Sadiq Khan says there will be ‘significant impact’ on affordable home building without government cash

The rising cost of construction materials and labour is “severely impacting” the delivery of affordable housing in London, the capital’s mayor has warned, with build prices on schemes rising by as much as 45%.

Mayor of London Sadiq Khan at October 2019's Mayor's Question Time

Mayor of London Sadiq Khan at October 2019’s Mayor’s Question Time

Sadiq Khan (pictured) said the “double impact” of Brexit and the pandemic was slowing housebuilding progress, with the cost of materials for housing rising by more than a fifth on average in the capital.

He said the rises were likely to have a “significant impact” on the delivery of affordable housing, with certain schemes “severely impacted”, and called for additional government funding to meet the challenge.

A statement from the mayor’s office said that one development site in south east London had seen tender prices spike by 45%, while another London borough said total build cost inflation had hit 17%.

The GLA has previously called on the government to provide funding of around £5bn each year to subsidise the construction of affordable homes in the capital, compared to the figure of around £1bn currently offered.

Khan also repeated his called that the government issue a one-off “coronavirus recovery visa” to allow foreign construction workers into the capital, given current labour shortages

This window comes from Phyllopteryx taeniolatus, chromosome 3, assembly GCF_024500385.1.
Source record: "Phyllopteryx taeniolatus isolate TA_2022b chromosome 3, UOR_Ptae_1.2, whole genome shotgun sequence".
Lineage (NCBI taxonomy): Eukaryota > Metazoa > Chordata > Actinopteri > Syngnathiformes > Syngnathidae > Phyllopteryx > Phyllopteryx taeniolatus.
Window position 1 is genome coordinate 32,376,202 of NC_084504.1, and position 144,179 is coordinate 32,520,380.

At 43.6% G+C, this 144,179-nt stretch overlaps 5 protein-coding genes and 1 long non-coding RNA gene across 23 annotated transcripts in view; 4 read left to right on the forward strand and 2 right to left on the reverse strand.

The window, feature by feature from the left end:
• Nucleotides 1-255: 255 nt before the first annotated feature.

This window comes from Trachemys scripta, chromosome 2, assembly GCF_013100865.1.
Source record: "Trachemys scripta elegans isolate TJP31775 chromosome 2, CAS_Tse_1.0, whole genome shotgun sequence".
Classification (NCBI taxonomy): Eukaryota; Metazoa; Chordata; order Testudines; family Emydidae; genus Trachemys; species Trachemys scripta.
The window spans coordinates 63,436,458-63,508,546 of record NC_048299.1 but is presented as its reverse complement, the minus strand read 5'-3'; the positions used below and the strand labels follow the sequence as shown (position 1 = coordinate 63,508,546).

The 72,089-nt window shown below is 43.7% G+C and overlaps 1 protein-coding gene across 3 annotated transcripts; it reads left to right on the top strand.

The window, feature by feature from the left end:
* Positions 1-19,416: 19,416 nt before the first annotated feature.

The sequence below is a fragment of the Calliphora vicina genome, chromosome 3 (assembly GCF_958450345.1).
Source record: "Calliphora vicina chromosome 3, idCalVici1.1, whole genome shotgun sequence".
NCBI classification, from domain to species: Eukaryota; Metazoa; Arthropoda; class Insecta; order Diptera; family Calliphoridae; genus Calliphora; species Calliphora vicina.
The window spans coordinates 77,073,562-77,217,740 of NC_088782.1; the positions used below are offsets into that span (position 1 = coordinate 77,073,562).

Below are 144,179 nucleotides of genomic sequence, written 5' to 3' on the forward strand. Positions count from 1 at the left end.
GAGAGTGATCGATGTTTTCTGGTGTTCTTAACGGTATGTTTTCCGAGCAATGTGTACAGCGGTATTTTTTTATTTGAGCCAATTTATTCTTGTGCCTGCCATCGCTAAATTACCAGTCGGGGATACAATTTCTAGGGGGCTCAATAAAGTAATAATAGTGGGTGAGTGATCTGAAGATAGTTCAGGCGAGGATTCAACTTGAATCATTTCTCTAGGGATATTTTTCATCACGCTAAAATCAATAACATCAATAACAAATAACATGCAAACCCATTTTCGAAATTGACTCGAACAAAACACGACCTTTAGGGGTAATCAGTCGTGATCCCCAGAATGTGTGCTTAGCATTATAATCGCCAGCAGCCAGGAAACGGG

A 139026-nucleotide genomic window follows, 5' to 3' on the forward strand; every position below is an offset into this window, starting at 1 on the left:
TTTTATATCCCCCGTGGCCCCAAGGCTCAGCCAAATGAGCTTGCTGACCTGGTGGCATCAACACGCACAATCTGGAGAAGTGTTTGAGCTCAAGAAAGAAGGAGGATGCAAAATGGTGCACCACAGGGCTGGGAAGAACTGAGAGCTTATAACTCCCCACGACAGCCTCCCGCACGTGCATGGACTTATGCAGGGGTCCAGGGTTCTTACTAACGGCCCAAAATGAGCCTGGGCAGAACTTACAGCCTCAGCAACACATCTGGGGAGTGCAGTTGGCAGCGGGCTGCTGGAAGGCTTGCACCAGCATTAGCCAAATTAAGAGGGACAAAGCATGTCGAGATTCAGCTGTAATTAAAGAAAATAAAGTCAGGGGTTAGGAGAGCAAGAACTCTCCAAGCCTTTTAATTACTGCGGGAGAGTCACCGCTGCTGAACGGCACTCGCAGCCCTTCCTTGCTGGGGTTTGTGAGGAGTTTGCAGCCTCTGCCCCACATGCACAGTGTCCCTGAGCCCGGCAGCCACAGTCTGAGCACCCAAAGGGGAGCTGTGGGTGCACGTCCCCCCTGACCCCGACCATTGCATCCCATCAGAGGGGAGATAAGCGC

Khan said: “The twin effects of the pandemic and Brexit has hit both housebuilders and consumers hard.

“I am calling on ministers to provide the increased funding for genuinely affordable housing in London which is needed now more than ever.”

“He added that without help with bricks and mortar, and enough skilled workers, work delivering affordable homes was at risk of stalling.”

Geeta Nanda, the chair of G15 group of London-based housing associations, and chief executive of MTVH, said rising costs of materials was “a real challenge”.

She said: “We’re working hard […] to build the homes Londoners need, but we need to address both the shortage of skilled workers and the impact of inflation on our projects.”

Khan’s call came as the Federation of Master Builders issued a new State of Trade Survey which found 95% of builders were seeing a rise in material costs, with 74% having put up their prices for work and 91% expecting material costs to increase in the first part of 2022.

Brian Berry, chief executive of the FMB, said: “Today’s State of Trade Survey data from the FMB shows these [cost] pressures aren’t going away, and there are now added fears about the impact of rising inflation.”